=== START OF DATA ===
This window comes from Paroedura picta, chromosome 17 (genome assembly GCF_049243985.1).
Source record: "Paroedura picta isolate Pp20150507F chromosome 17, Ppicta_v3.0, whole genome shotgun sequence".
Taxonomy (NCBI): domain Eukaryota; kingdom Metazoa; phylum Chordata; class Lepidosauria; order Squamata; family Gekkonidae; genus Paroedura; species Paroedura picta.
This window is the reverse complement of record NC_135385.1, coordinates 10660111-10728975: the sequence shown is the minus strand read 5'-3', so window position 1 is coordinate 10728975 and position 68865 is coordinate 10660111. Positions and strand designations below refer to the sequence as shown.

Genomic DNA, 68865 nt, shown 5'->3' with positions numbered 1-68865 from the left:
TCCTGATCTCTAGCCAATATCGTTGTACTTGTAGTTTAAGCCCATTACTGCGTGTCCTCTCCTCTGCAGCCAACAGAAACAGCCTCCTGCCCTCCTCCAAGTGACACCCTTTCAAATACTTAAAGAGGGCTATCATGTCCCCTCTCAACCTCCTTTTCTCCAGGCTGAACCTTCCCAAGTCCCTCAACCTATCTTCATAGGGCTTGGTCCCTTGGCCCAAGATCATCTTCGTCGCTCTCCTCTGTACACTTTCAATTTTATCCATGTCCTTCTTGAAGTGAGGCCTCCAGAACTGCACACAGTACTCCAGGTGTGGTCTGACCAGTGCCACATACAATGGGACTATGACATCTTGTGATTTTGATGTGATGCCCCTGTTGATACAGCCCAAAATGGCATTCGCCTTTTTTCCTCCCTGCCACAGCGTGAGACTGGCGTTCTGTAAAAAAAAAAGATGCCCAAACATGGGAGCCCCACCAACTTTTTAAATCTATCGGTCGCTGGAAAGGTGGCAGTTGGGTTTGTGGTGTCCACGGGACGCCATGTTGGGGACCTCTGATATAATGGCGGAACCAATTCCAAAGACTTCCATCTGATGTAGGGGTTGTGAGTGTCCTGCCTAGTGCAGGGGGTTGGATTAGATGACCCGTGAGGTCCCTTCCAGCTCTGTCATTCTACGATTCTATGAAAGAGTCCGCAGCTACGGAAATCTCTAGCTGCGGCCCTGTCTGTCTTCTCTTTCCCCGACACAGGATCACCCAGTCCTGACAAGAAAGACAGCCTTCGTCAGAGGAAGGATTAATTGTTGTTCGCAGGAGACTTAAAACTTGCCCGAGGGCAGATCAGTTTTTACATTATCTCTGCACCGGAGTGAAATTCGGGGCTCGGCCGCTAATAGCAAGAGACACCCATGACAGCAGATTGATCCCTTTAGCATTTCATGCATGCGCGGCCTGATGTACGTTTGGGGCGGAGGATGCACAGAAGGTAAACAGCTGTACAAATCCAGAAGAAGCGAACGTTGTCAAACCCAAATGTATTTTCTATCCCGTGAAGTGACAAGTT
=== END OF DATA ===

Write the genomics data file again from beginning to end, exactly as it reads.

This window comes from Paroedura picta, chromosome 17 (genome assembly GCF_049243985.1).
Source record: "Paroedura picta isolate Pp20150507F chromosome 17, Ppicta_v3.0, whole genome shotgun sequence".
Taxonomy (NCBI): domain Eukaryota; kingdom Metazoa; phylum Chordata; class Lepidosauria; order Squamata; family Gekkonidae; genus Paroedura; species Paroedura picta.
This window is the reverse complement of record NC_135385.1, coordinates 10660111-10728975: the sequence shown is the minus strand read 5'-3', so window position 1 is coordinate 10728975 and position 68865 is coordinate 10660111. Positions and strand designations below refer to the sequence as shown.

Genomic DNA, 68865 nt, shown 5'->3' with positions numbered 1-68865 from the left:
TCCTGATCTCTAGCCAATATCGTTGTACTTGTAGTTTAAGCCCATTACTGCGTGTCCTCTCCTCTGCAGCCAACAGAAACAGCCTCCTGCCCTCCTCCAAGTGACACCCTTTCAAATACTTAAAGAGGGCTATCATGTCCCCTCTCAACCTCCTTTTCTCCAGGCTGAACCTTCCCAAGTCCCTCAACCTATCTTCATAGGGCTTGGTCCCTTGGCCCAAGATCATCTTCGTCGCTCTCCTCTGTACACTTTCAATTTTATCCATGTCCTTCTTGAAGTGAGGCCTCCAGAACTGCACACAGTACTCCAGGTGTGGTCTGACCAGTGCCACATACAATGGGACTATGACATCTTGTGATTTTGATGTGATGCCCCTGTTGATACAGCCCAAAATGGCATTCGCCTTTTTTCCTCCCTGCCACAGCGTGAGACTGGCGTTCTGTAAAAAAAAAAGATGCCCAAACATGGGAGCCCCACCAACTTTTTAAATCTATCGGTCGCTGGAAAGGTGGCAGTTGGGTTTGTGGTGTCCACGGGACGCCATGTTGGGGACCTCTGATATAATGGCGGAACCAATTCCAAAGACTTCCATCTGATGTAGGGGTTGTGAGTGTCCTGCCTAGTGCAGGGGGTTGGATTAGATGACCCGTGAGGTCCCTTCCAGCTCTGTCATTCTACGATTCTATGAAAGAGTCCGCAGCTACGGAAATCTCTAGCTGCGGCCCTGTCTGTCTTCTCTTTCCCCGACACAGGATCACCCAGTCCTGACAAGAAAGACAGCCTTCGTCAGAGGAAGGATTAATTGTTGTTCGCAGGAGACTTAAAACTTGCCCGAGGGCAGATCAGTTTTTACATTATCTCTGCACCGGAGTGAAATTCGGGGCTCGGCCGCTAATAGCAAGAGACACCCATGACAGCAGATTGATCCCTTTAGCATTTCATGCATGCGCGGCCTGATGTACGTTTGGGGCGGAGGATGCACAGAAGGTAAACAGCTGTACAAATCCAGAAGAAGCGAACGTTGTCAAACCCAAATGTATTTTCTATCCCGTGAAGTGACAAGTT